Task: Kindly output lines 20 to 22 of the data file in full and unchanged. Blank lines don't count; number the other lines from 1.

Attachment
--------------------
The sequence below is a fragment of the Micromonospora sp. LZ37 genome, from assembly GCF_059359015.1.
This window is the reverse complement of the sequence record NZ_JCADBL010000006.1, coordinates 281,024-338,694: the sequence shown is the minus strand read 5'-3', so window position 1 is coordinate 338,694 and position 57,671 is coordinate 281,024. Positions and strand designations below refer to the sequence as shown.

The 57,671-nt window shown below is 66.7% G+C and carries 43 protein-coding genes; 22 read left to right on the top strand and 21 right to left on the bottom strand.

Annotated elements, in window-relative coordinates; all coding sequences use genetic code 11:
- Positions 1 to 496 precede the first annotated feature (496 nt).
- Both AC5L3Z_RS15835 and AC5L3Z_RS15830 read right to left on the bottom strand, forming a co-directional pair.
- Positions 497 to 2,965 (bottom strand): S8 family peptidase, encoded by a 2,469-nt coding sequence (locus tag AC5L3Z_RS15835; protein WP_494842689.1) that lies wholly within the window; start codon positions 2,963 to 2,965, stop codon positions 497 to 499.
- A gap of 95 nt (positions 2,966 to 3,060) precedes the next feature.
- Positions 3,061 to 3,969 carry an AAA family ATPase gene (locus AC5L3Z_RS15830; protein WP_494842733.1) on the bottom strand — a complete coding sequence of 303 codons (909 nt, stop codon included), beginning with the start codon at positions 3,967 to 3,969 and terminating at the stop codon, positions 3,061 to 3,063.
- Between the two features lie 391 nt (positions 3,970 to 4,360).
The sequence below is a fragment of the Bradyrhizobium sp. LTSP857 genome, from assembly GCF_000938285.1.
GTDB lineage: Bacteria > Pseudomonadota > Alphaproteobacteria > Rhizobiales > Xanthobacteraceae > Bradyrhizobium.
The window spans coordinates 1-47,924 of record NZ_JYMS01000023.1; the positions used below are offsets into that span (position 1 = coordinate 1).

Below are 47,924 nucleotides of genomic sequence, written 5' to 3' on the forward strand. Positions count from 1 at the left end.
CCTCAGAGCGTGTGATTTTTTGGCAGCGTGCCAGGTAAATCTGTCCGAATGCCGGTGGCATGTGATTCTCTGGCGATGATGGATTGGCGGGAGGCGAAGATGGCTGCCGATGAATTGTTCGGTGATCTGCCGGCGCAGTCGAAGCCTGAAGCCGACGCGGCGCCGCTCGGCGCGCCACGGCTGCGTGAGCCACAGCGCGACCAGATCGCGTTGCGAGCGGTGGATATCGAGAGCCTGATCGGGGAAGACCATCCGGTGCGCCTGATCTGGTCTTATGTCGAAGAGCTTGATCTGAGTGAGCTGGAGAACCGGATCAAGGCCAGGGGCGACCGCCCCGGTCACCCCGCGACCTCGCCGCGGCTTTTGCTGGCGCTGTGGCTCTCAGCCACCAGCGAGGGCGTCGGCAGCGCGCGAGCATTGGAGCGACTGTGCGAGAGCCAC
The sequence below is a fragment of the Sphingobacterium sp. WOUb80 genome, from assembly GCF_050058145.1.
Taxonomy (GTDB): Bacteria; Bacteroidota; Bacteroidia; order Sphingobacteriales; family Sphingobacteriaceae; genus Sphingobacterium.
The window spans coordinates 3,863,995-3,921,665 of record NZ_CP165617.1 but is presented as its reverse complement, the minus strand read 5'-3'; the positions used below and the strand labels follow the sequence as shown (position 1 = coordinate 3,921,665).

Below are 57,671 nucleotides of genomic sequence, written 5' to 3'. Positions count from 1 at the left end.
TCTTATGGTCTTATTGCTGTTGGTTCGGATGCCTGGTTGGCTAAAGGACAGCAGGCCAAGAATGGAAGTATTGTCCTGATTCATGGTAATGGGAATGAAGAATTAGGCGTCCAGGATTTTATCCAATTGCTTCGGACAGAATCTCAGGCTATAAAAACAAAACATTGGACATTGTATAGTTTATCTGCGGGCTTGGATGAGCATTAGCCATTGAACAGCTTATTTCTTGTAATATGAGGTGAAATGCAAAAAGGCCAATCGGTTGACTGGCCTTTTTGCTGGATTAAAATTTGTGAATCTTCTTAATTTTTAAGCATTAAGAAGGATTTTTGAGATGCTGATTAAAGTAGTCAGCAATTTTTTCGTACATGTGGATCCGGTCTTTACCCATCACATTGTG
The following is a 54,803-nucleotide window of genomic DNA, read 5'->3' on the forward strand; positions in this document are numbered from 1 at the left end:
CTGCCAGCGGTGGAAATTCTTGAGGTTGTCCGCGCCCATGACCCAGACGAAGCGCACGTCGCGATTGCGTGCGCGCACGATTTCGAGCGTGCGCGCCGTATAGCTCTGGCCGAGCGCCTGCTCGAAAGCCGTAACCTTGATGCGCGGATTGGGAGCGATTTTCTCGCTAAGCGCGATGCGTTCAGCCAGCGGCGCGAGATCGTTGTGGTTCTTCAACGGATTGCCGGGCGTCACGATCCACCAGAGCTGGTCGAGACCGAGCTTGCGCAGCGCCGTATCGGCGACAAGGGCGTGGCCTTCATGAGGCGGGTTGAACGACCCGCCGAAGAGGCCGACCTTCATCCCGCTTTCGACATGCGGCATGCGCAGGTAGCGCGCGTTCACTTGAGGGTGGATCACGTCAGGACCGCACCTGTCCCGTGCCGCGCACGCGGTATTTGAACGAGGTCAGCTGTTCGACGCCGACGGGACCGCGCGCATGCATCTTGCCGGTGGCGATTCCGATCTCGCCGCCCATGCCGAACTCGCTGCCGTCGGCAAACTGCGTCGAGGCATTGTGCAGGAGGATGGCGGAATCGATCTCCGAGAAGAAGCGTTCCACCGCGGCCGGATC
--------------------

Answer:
TCTTATGGTCTTATTGCTGTTGGTTCGGATGCCTGGTTGGCTAAAGGACAGCAGGCCAAGAATGGAAGTATTGTCCTGATTCATGGTAATGGGAATGAAGAATTAGGCGTCCAGGATTTTATCCAATTGCTTCGGACAGAATCTCAGGCTATAAAAACAAAACATTGGACATTGTATAGTTTATCTGCGGGCTTGGATGAGCATTAGCCATTGAACAGCTTATTTCTTGTAATATGAGGTGAAATGCAAAAAGGCCAATCGGTTGACTGGCCTTTTTGCTGGATTAAAATTTGTGAATCTTCTTAATTTTTAAGCATTAAGAAGGATTTTTGAGATGCTGATTAAAGTAGTCAGCAATTTTTTCGTACATGTGGATCCGGTCTTTACCCATCACATTGTG
The following is a 54,803-nucleotide window of genomic DNA, read 5'->3' on the forward strand; positions in this document are numbered from 1 at the left end:
CTGCCAGCGGTGGAAATTCTTGAGGTTGTCCGCGCCCATGACCCAGACGAAGCGCACGTCGCGATTGCGTGCGCGCACGATTTCGAGCGTGCGCGCCGTATAGCTCTGGCCGAGCGCCTGCTCGAAAGCCGTAACCTTGATGCGCGGATTGGGAGCGATTTTCTCGCTAAGCGCGATGCGTTCAGCCAGCGGCGCGAGATCGTTGTGGTTCTTCAACGGATTGCCGGGCGTCACGATCCACCAGAGCTGGTCGAGACCGAGCTTGCGCAGCGCCGTATCGGCGACAAGGGCGTGGCCTTCATGAGGCGGGTTGAACGACCCGCCGAAGAGGCCGACCTTCATCCCGCTTTCGACATGCGGCATGCGCAGGTAGCGCGCGTTCACTTGAGGGTGGATCACGTCAGGACCGCACCTGTCCCGTGCCGCGCACGCGGTATTTGAACGAGGTCAGCTGTTCGACGCCGACGGGACCGCGCGCATGCATCTTGCCGGTGGCGATTCCGATCTCGCCGCCCATGCCGAACTCGCTGCCGTCGGCAAACTGCGTCGAGGCATTGTGCAGGAGGATGGCGGAATCGATCTCCGAGAAGAAGCGTTCCACCGCGGCCGGATC